Friday, March 13, 2009

Trauma (1993)

Reviewed by JM

Inspired by B-Movie Becky’s posting on Dario Argento’s Opera, I decided to set aside my stack of DVDs to review and instead go through my little collection of Dario Argento movies.
B-Movie Becky's review was well thought out, intelligent, and even included footnotes. My review will not be any of those things. I will save that sort of hard work for more competent writers. I am much more comfortable sniping.

Since the Tower Farm website is dedicated to “slashers and sleaze”, I felt that the best choice for a review would be Deep Red. But, which Deep Red would I choose? Would it be the classic version (1975) starring David Hemmings and Daria Nicolodi. Some would argue this is Argento’s best picture. Of course, I like Tenebre better. This is pretty much the same movie as Deep Red. But, Argento made it seven years later (still starring Daria Nicolodi). Of course, Argento returned to form in 2001 with Sleepless. Again, it is pretty much the same movie as Deep Red. And, again, I like it a little more.

No, my favorite version of Deep Red was released in 1993 and it is called Trauma. In fact, I love this movie so much that, before I had it on DVD, I tracked it down on VHS. Then, I bought a terrible copy of it from Ebay because that version had one or two extra scenes (and had Spanish subtitles… weird). I kept both of these (along with a script for the movie I also bought on Ebay… what is wrong with me?) until the full, uncut version was finally released on DVD by Anchor Bay in 2005.

Oh, god. I just remembered I had a Trauma poster I kept in my bedroom for years. In apartment after apartment. I hate myself.

In 1993, Dario Argento made the brave decision to film Deep Red for the third time… without Daria Nicolodi! Don’t worry, though, a more stellar cast, I cannot imagine.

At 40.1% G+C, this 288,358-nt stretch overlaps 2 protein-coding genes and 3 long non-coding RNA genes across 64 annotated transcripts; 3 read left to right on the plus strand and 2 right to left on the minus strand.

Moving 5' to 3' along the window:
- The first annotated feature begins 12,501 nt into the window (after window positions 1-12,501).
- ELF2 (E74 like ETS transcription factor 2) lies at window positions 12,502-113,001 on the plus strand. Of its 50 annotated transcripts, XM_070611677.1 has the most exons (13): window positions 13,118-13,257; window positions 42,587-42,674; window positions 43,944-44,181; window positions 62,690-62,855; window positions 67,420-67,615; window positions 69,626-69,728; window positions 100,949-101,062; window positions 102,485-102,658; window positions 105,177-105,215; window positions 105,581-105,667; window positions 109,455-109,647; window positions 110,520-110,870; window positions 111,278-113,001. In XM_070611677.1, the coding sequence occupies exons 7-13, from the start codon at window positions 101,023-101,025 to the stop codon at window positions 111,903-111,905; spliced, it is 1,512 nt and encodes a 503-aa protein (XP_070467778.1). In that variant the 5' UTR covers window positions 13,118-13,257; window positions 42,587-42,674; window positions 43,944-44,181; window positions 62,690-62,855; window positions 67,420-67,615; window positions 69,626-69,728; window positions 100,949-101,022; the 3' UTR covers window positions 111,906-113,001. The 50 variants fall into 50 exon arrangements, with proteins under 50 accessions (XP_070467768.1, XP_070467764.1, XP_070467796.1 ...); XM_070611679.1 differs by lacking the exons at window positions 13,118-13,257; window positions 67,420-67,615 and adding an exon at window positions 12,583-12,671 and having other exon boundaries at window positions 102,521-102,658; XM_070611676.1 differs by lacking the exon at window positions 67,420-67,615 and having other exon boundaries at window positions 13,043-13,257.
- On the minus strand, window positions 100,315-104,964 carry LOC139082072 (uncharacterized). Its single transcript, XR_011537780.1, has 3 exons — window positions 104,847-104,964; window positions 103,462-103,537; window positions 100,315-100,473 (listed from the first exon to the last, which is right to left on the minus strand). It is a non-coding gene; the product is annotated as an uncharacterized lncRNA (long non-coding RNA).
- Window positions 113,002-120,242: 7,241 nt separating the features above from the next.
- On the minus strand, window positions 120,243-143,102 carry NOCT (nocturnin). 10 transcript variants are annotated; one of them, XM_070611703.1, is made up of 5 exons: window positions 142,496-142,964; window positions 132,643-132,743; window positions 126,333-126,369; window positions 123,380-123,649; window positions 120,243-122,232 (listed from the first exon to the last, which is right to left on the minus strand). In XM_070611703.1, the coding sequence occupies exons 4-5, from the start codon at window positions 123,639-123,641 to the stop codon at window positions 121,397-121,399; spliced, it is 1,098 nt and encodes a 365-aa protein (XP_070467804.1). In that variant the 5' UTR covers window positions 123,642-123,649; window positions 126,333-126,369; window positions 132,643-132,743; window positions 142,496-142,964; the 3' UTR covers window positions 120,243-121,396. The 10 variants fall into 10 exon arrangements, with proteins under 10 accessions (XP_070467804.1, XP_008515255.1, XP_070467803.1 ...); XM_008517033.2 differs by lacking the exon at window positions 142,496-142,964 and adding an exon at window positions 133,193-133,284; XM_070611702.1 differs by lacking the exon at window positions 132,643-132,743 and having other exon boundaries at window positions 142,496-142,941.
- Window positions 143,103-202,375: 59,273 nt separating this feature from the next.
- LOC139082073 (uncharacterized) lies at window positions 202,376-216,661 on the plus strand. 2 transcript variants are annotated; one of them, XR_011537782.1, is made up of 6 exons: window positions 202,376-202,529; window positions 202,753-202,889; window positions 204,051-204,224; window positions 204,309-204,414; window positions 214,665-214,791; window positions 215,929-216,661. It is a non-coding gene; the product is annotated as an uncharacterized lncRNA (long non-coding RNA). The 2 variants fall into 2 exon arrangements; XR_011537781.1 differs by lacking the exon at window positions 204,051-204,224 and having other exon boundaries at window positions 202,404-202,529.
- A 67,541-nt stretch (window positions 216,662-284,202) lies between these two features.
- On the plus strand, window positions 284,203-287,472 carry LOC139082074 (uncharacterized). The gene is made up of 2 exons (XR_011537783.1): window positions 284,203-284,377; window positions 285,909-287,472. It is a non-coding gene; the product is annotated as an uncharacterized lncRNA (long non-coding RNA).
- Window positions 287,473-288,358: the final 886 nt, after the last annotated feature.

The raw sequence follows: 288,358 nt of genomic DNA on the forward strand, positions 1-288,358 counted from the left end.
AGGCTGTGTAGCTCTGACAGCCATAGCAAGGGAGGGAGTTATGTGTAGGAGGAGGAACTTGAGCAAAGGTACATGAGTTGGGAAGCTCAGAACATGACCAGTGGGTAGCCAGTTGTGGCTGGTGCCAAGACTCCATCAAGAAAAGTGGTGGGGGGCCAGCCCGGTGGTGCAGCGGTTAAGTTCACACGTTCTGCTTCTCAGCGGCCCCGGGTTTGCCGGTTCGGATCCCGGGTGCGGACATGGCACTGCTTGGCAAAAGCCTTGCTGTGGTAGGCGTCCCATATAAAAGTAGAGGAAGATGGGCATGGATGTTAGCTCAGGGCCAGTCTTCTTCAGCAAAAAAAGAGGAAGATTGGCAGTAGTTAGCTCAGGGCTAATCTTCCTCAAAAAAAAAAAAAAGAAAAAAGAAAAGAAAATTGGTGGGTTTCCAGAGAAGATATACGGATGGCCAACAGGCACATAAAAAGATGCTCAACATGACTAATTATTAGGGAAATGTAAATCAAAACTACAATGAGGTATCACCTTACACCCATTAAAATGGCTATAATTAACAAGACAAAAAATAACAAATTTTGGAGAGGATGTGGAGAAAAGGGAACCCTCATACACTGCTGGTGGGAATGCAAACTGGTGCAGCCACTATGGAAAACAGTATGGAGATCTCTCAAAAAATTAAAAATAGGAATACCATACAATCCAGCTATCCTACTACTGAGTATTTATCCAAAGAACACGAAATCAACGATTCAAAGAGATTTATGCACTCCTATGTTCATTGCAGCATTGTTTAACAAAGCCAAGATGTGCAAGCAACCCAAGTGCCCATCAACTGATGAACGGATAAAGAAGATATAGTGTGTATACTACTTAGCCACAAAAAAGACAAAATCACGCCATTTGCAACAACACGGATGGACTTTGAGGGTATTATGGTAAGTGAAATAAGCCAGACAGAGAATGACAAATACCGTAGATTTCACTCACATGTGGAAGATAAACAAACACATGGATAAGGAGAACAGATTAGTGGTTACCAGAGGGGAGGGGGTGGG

Let’s just spend a little time on the names that received billing on the poster. James Russo, Frederic Forrest, Piper Laurie, and Brad Dourif.

Yeah… I am not clear on the first two either… are they famous?

The next name on the list is Piper Laurie, though. Piper Laurie gives the sort of performance that makes anything Karen Black has done look downright timid by comparison. As our heroine’s crazy mother, she amps up the work she did over a decade earlier in Carrie. Just wait until you see her in a Jedi-style hooded robe channeling the spirit of Nicolas.

Brad Dourif is best known as the voice of Chucky in all of the Child’s Play movies. His part is not huge in this one. As usual, he plays a crazy washout. But, it is memorable and his death is pretty cool.

The movie’s real star did not even get her name on the poster back in 1993. This is Asia Argento, the director’s daughter. She later gained American success in movies like XXX, and…. hmmm. Well, she is still working and has earned a fairly large underground following through movies like…. hmmm. Anyway, she has been in four or five of her father’s movies to date. Look her up on the internet and you will find a lot of pictures of her in various states of undress. Which, I guess explains the underground following.